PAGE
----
It is hard to believe that six months ago I was offered and accepted promotion to the Rank of Deputy Director-- Fire Dispatch Operations FDNY.  It has been an interesting road so far.  I have to say most days it feels like I have not accomplished nearly as much as I set out to do.  At times, the combination of bureaucracy; fear of change; and lack of trust is like some horrid too thick clam chowder that threatens to swallow whole every thing it comes into contact with.  

I am certain all of my friends who have transitioned to ranks of leadership know this feeling.  Its kind of like being in an airplane at 30,000 feet versus watching the airplane from below.  The perception of movement is, indeed, very different.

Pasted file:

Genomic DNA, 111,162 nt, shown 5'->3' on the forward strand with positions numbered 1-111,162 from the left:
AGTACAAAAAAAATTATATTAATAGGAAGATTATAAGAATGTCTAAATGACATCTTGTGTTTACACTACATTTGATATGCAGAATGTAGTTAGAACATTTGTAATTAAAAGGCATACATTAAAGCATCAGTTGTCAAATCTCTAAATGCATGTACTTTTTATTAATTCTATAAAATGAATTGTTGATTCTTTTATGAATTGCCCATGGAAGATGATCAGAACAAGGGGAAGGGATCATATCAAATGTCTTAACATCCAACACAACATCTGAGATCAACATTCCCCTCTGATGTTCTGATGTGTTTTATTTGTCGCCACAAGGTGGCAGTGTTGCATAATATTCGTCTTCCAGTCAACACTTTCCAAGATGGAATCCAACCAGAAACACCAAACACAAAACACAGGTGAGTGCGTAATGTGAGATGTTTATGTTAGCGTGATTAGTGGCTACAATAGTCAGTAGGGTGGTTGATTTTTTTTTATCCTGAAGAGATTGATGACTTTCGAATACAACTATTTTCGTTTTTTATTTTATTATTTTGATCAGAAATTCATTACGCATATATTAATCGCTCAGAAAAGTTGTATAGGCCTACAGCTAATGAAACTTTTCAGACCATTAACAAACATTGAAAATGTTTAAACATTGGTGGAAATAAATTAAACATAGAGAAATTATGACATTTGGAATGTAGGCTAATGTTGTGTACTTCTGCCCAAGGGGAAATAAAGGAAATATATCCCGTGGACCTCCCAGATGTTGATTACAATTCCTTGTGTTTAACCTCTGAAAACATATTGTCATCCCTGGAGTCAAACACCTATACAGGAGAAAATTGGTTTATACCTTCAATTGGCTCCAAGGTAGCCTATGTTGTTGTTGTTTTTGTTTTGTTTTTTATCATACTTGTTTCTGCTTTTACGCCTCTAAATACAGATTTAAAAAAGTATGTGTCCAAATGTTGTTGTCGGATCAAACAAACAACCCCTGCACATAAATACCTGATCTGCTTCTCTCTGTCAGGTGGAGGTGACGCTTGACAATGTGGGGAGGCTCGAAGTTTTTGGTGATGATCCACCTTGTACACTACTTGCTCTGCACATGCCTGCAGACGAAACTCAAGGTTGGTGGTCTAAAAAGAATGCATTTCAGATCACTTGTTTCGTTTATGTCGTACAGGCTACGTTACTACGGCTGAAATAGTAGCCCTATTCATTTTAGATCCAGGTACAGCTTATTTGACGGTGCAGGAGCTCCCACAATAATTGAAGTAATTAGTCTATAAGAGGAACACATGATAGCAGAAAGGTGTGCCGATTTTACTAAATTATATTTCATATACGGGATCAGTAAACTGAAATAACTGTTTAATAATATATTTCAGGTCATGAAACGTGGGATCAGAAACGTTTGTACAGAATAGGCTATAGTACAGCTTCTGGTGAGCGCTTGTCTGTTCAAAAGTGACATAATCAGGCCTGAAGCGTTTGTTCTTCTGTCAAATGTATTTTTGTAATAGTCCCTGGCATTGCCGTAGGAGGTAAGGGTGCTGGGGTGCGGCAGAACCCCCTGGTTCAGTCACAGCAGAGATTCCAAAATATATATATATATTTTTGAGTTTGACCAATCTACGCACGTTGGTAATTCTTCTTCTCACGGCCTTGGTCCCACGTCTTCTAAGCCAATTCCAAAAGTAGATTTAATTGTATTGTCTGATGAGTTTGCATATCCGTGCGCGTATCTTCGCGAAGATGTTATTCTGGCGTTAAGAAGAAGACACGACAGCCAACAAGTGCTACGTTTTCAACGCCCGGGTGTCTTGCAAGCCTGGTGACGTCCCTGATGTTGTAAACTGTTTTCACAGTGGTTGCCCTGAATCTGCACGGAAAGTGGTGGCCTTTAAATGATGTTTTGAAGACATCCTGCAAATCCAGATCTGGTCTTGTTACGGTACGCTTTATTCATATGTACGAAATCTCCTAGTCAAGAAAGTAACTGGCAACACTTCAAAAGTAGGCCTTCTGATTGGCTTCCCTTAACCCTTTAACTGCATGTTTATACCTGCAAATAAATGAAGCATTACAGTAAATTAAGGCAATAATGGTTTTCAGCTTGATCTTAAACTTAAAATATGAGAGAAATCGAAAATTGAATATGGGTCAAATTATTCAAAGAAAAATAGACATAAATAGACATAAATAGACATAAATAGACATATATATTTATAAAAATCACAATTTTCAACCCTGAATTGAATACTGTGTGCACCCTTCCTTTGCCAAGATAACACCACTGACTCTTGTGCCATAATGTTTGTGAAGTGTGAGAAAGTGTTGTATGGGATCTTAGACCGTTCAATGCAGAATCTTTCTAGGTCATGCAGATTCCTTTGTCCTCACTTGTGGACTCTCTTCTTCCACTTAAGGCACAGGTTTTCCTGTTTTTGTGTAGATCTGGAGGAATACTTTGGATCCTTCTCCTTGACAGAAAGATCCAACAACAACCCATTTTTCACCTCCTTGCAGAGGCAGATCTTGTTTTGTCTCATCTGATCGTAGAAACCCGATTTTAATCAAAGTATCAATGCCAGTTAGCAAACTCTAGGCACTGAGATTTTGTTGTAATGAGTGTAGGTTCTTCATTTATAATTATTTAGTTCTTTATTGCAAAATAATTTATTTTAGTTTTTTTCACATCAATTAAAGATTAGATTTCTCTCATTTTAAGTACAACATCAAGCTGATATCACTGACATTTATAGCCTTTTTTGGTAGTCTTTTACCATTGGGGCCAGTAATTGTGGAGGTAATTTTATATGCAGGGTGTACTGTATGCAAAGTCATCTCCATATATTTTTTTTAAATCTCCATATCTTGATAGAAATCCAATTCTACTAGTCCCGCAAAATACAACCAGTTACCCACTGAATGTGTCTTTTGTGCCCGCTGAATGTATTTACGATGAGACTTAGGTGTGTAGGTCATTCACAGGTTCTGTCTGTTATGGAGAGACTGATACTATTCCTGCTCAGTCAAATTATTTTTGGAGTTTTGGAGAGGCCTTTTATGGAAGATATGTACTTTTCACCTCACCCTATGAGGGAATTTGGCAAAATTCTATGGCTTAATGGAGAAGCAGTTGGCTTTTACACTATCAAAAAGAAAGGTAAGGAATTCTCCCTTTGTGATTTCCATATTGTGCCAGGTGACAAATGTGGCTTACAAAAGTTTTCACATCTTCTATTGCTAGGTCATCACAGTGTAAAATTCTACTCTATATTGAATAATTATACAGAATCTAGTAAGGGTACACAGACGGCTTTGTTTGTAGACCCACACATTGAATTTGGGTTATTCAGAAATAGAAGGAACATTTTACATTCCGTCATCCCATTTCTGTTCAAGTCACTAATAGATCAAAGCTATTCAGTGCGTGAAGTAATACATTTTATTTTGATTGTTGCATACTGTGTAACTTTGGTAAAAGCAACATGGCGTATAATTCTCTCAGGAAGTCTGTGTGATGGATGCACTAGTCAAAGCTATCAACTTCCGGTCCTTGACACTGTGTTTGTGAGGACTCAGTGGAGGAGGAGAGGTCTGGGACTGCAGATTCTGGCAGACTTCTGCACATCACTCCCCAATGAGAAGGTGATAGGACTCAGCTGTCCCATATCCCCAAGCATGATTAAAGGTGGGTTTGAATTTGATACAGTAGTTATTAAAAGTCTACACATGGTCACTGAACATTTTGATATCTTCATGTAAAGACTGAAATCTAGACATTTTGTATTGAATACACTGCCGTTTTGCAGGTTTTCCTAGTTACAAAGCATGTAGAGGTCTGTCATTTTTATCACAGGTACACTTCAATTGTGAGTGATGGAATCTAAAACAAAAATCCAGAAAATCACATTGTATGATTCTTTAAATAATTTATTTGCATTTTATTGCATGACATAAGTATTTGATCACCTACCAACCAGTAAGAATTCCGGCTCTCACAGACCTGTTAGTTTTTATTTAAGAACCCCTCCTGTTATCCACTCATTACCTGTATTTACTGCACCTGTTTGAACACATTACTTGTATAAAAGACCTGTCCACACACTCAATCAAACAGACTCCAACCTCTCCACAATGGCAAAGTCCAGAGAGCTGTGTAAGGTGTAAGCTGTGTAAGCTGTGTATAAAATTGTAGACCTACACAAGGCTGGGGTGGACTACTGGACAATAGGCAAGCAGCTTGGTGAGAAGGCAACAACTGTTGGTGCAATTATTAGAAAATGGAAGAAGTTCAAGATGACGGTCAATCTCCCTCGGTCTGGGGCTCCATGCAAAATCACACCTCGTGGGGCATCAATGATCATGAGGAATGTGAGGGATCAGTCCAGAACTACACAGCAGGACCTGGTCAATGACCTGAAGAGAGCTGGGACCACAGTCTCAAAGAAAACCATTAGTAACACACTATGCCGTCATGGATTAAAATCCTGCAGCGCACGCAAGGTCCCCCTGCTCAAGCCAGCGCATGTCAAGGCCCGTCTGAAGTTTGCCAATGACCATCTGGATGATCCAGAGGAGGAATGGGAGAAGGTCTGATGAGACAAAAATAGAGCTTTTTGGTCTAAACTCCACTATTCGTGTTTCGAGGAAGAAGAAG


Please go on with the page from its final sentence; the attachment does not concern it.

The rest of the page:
I have to force myself to remember that progress has been made.  We have or at least will have multiple certified supervisors and trainers in the coming months. The FDCAD Project is moving slowly to implementation.  Applications for programs are being written and FDNY officially sent an attendee for an APCO National Conference and Regional Conference for, I believe, the first time ever.  We have won awards from NENA and are planning the first Dispatcher Recognition Event for NPSTW in April 2014.  Beyond that, many of our problems and issues have been identified, steps are being taken (even if slowly), and things are being done.